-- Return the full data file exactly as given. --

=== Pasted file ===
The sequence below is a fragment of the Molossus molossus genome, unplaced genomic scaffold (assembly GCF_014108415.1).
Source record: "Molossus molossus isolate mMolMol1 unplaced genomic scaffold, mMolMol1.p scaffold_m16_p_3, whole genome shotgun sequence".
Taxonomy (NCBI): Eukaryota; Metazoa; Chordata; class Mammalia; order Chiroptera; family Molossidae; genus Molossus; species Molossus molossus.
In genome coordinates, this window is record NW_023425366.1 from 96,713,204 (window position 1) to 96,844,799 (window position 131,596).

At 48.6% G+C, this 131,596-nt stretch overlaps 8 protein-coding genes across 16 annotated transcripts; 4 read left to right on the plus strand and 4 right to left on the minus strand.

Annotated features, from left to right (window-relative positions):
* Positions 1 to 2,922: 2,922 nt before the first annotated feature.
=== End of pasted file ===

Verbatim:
The sequence below is a fragment of the Molossus molossus genome, unplaced genomic scaffold (assembly GCF_014108415.1).
Source record: "Molossus molossus isolate mMolMol1 unplaced genomic scaffold, mMolMol1.p scaffold_m16_p_3, whole genome shotgun sequence".
Taxonomy (NCBI): Eukaryota; Metazoa; Chordata; class Mammalia; order Chiroptera; family Molossidae; genus Molossus; species Molossus molossus.
In genome coordinates, this window is record NW_023425366.1 from 96,713,204 (window position 1) to 96,844,799 (window position 131,596).

At 48.6% G+C, this 131,596-nt stretch overlaps 8 protein-coding genes across 16 annotated transcripts; 4 read left to right on the plus strand and 4 right to left on the minus strand.

Annotated features, from left to right (window-relative positions):
* Positions 1 to 2,922: 2,922 nt before the first annotated feature.